Management of portal hypertension
- Correspondence to: Professor Andrew K Burroughs Liver Transplant and Hepatobiliary Medicine Unit, Royal Free Hospital, Pond Street, London NW3 2QG, UK;
- Received 12 February 2004
- Accepted 22 April 2004
Treatment of portal hypertension is evolving based on randomised controlled trials. In acute variceal bleeding, prophylactic antibiotics are mandatory, reducing mortality as well as preventing infections. Terlipressin or somatostatin combined with endoscopic ligation or sclerotherapy is the best strategy for control of bleeding but there is no added effect of vasoactive drugs on mortality. Non-selective β-blockers are the first choice therapy for both secondary and primary prevention; if contraindications or intolerance to β-blockers are present then band ligation should be used. Novel therapies target the increased intrahepatic resistance caused by microcirculatory intrahepatic deficiency of nitric oxide and contraction of activated intrahepatic stellate cells.
- CI, confidence interval
- HSC, hepatic stellate cell
- HVPG, hepatic venous pressure gradient
- OR, odds ratio
- PHG, portal hypertensive gastropathy
- RR, relative risk
- TIPS, transjugular intrahepatic portosystemic shunt
Portal hypertension is the major complication of cirrhosis and is responsible for complications such as massive gastrointestinal bleeding (oesophageal or gastric varices), ascites, hepatorenal syndrome, and hepatic encephalopathy. Portal hypertension is defined by a raised portal pressure above the normal values of 1–5 mm Hg; clinically significant portal hypertension is defined above the threshold of 12 mm Hg due to the potential development of portal hypertensive bleeding,1 the most serious complication of portal hypertension, as it is associated with high morbidity and mortality rate.2
Prospective studies have shown that more than 90% of cirrhotic patients will develop oesophageal varices sometime in their lifetime and of these 30% will bleed,3,4 and usually once developed, the varices increase from small to large, though regression has been reported with the improvement in liver function and abstinence from alcohol.5,6 The most important predictive factors for the risk of bleeding are severity of liver dysfunction (Child-Pugh classification; see table1), larger size of varices (increased tension of the variceal wall), and presence of red signs on the varices.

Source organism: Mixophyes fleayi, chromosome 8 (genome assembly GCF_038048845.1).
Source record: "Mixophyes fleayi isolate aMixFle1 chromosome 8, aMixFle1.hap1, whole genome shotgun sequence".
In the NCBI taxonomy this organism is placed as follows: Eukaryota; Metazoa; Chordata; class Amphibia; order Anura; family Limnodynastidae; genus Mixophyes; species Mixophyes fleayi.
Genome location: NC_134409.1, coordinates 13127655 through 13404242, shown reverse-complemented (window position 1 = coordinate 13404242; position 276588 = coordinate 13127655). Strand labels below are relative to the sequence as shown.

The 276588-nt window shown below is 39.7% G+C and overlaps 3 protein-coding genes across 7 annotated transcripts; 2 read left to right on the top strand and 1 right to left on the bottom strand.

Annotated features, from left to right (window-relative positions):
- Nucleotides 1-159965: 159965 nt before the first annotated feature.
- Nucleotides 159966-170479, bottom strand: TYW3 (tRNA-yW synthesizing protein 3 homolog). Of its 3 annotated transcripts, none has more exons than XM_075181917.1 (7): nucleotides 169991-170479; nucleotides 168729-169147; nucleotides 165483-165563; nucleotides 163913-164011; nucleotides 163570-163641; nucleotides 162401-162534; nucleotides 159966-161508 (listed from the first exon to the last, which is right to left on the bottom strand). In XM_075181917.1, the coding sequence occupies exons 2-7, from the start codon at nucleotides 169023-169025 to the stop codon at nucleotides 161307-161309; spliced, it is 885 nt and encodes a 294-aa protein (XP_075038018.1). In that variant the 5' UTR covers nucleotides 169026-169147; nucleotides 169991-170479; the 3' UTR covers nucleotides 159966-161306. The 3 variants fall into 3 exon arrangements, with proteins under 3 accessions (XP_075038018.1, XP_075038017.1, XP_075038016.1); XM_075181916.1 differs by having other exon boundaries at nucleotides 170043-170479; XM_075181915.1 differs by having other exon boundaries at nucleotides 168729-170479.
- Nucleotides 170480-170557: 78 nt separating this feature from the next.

These factors are combined in the North Italian Endoscopic Club Index for the prediction of the first bleeding. It is important to realise that patients with small varices and no red signs and Child-Pugh C score have a risk of 20% for first bleeding compared with a patient with Child-Pugh A score, large varices, and moderate red signs who has a 24% risk and a Child-Pugh C patient with small varices and moderate red signs who has a risk of 36%, thus underlying the importance of the liver function impairment.
However 30% of patients will first bleed without these risk factors.4 Increased variceal pressure has been shown to add to this model.7 Moreover, 5%–50% of cirrhotic patients (depending on the severity of the underlying liver dysfunction) with acute variceal bleeding will die often during the first days after the initial episode.2 Predictive factors of failure to control bleeding are active bleeding at endoscopy spurting or oozing (usually at the oesophagogastric junction), severity of liver disease,8 raised portal pressure hepatic venous pressure gradient (HVPG) ⩾20 mm Hg measured early after admission,9 and presence of bacterial infection.10 There is a high rate of early rebleeding in the first weeks after bleeding, which without specific treatment occurs in up to 50% within six weeks of admission.11 Although mortality from acute variceal bleeding has been decreasing,12,13 it still remains high (5%–35%) depending on the severity of liver disease and the age of the patient.
There is a well documented association of variceal haemorrhage and bacterial infections10,14,15 that may represent a causal relationship. A hypothesis suggests infection is the triggering factor for the variceal bleeding.16 Two crucial steps for the onset of haemorrhage, which are related to the release of endotoxin into the systemic circulation, are vasoconstrictor induced contraction of stellate cells and worsening of haemostasis.16
Portal hypertensive gastropathy (PHG) is a term used to describe the endoscopic appearance of the gastric mucosa, with characteristic mosaic-like pattern with or without cherry red spots, and is a common finding in patients with portal hypertension. Histologically there are dilated capillaries and venules in the mucosa and submucosa without erosion, inflammation, or fibrinous thrombi.17 The pathogenesis is not clearly defined and its prevalence parallels the severity of portal hypertension. It can progress from mild to severe and vice versa or even disappear completely, but bleeding is relatively uncommon and rarely severe.18 The same vasoactive agents used for variceal bleeding are used for PHG bleeding.19 In an uncontrolled study, somatostatin and octreotide has been shown effective in the context of acute bleeding from PHG.20 Endoscopic treatment does not have a role, whereas transjugular intrahepatic portosystemic shunts (TIPSs) and shunt surgery should be only used as a last resort and in patients where the benefit outweighs the risk. Only non-selective β-blockers can prevent first and secondary bleeding from PHG.21